By now you’ve heard that the Senate has killed the Consumer Financial Protection Bureau’s (CFPB’s) arbitration rule. Following on the heels of an earlier thumbs-down vote of the House of Representatives, the Senate yesterday voted by the narrow margin of 51-50 to override the arbitration rule promulgated by the CFPB. As we reported back in August, we expected Congress to employ a powerful tool in its arsenal, the Congressional Review Act, to prevent implementation of the rule. With the Senate action (secured only by the tie-breaking vote of Vice President Pence), the rule will not go into effect. Had the rule been implemented, banks and other covered providers of specified consumer financial products would have been prohibited from incorporating or enforcing predispute mandatory arbitration to the extent that the clause barred “group” lawsuits (that is, class or mass actions), and would likewise have banned those entities from using with a consumer an agreement that provides for arbitration of any future dispute between the parties to bar the consumer from filing or participating in a class action concerning the covered consumer financial product or service.
But are arbitrations bad for consumers? The Federal Arbitration Act broadly encourages arbitration, and multiple Supreme Court opinions have supported arbitration as a less expensive forum for dispute resolution. And yet, in the past decade, Congress has addressed mandatory arbitration in a few key areas. For example, in 2007, Congress passed the Military Lending Act, which disallows mandatory arbitration clauses in connection with certain loans made to service members. Three years later, in the Dodd-Frank Wall Street Reform and Consumer Protection Act, Congress barred mandatory arbitration clauses in most residential mortgage contracts.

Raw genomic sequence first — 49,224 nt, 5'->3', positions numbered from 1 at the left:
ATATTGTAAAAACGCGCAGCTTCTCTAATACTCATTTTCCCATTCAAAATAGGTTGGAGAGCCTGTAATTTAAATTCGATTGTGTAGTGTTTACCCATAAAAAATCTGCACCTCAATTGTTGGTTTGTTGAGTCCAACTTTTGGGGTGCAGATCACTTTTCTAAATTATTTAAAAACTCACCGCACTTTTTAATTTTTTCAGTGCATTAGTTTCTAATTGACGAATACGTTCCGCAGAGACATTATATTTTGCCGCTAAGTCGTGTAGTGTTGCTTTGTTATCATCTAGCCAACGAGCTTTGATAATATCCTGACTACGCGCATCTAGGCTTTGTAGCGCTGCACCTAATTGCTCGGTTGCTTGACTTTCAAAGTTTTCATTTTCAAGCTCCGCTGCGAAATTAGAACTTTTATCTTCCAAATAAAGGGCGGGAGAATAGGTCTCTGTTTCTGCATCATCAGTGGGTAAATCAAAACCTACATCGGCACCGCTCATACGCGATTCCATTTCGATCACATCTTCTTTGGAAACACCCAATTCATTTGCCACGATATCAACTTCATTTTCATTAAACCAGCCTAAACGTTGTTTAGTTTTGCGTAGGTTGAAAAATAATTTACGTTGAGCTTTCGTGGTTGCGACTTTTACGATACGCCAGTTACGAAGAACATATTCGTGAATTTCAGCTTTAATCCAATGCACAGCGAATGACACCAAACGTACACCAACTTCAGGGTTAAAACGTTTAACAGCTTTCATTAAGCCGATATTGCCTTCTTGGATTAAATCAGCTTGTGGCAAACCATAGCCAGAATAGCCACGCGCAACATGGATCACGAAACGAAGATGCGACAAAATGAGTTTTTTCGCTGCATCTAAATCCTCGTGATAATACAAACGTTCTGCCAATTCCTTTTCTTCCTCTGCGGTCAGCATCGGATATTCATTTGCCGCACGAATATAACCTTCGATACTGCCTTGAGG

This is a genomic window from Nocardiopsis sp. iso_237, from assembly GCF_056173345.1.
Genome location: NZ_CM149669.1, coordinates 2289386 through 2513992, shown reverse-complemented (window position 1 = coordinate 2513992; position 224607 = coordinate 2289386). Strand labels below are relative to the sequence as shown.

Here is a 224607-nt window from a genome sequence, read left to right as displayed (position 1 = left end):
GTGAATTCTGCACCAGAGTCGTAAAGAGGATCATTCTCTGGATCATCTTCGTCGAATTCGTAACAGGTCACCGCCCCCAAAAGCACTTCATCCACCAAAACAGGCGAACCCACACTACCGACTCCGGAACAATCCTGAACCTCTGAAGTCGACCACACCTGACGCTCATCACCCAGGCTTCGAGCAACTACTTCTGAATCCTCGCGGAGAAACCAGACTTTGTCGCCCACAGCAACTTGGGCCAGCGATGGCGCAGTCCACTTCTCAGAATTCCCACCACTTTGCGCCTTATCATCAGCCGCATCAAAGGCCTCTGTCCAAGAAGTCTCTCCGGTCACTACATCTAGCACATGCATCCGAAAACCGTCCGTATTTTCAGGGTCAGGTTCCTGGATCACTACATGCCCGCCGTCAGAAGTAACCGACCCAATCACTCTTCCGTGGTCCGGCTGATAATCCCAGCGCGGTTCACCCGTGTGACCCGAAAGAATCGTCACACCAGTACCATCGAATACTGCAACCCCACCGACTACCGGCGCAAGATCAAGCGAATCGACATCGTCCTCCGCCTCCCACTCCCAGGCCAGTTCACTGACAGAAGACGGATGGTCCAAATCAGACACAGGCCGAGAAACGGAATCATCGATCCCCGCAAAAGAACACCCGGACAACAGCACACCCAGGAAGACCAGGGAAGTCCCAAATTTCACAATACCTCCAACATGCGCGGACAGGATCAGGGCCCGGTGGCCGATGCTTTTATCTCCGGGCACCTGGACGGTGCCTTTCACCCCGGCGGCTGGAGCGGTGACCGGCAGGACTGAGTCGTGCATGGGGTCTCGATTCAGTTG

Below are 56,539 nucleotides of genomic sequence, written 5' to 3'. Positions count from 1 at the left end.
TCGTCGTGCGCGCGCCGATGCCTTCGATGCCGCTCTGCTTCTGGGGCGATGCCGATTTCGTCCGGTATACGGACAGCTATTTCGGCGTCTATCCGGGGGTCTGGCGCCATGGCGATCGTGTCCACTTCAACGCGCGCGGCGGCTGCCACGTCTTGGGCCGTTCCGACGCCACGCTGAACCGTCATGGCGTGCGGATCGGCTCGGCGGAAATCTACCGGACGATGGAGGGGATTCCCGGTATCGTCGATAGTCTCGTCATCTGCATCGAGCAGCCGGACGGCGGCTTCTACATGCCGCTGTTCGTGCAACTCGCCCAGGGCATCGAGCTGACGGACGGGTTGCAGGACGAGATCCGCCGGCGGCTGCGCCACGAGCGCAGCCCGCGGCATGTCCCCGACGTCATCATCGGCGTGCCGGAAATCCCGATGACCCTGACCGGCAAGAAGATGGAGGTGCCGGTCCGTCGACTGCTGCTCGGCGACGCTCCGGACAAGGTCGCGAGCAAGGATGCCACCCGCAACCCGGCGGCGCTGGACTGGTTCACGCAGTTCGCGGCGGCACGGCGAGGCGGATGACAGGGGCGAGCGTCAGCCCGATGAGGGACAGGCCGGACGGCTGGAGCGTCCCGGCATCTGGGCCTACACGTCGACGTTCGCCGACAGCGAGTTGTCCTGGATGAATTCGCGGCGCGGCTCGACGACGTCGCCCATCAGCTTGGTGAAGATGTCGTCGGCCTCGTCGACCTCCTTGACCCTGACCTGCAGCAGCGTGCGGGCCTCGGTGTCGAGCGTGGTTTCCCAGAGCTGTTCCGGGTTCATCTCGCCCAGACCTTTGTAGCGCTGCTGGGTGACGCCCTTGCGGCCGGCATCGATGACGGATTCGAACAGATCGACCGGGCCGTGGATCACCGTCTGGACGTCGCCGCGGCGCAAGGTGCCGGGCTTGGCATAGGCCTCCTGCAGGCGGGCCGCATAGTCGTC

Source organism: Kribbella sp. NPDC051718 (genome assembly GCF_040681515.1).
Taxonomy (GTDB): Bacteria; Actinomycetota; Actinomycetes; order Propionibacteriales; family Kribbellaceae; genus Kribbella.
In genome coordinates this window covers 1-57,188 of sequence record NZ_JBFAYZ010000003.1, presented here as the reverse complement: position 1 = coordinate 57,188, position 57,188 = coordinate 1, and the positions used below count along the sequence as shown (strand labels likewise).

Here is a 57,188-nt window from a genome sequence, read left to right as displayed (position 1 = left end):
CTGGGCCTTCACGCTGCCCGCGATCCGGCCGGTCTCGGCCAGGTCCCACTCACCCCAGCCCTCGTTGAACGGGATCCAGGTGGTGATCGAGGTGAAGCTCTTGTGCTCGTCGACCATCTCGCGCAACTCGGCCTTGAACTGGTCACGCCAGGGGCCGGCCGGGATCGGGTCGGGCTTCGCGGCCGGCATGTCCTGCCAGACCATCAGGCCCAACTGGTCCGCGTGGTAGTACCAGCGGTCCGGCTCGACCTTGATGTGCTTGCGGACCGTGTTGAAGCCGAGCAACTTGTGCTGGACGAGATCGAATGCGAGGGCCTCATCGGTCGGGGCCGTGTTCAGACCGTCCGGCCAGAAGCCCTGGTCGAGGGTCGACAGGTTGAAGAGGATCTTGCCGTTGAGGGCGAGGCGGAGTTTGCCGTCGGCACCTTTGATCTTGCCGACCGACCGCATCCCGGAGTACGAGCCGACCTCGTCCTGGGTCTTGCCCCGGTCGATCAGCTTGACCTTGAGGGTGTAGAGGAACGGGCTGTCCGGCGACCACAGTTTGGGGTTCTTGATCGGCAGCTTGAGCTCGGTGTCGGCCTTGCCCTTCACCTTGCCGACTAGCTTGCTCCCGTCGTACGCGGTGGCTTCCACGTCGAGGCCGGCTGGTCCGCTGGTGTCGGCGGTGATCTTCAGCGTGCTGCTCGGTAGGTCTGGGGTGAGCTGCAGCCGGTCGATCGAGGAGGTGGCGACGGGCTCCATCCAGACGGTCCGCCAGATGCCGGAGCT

Dodd-Frank took one further step, however. It required the CFPB to study mandatory arbitration for all consumer financial products and services. In doing so, Congress expected the study to lead to a rule-making, as long as the study suggested a need for reform. Congress therefore authorized the CFPB to promulgate regulations to limit or prohibit the use of predispute arbitration clauses, but only if such a rule would be (1) in the public interest, (2) for the protection of consumers and (3) consistent with findings from the CFPB study. When that study was completed, the CFPB claimed it was “the most comprehensive study of mandatory arbitration clauses ever undertaken,” but numerous industry groups have rejected its conclusions, relying in part on the very findings on which the CFPB likewise relies. Its proposed rule reflected a notable bias against arbitration, leading to thousands of industry comments. To no one’s surprise, the CFPB then announced the final rule in July 2017, largely ignoring numerous industry comments objecting to the proposed rule. In reaction, the House of Representatives quickly voted to override the rule. That said, without the Senate’s support, the House action was just a first step, as both houses needed to act in order to override the final rule.
With this action by the Senate, the arbitration rule is dead, at least for now. Under the Congressional Review Act, not only is the CFPB barred from promulgating the rule, but likewise the rule may not be re-promulgated in substantially the same form without an enactment of Congress after the date of the resolution of disapproval. And during a GOP-controlled Congress, that action is highly unlikely. The CFPB does have options—for example, it could adopt a substantially different rule that still bans predispute mandatory arbitrations in some form, or it could create other disincentives to arbitration by requiring the publication of detailed data concerning arbitration claims and results.
We do not expect the CFPB to give up the battle, and the Bureau may have already prepared a Plan B as a result of the earlier House vote to nix the rule. That said, there may be little time to take action, especially if Director Cordray leaves for greener pastures and a run for the governorship in Ohio. Stay tuned.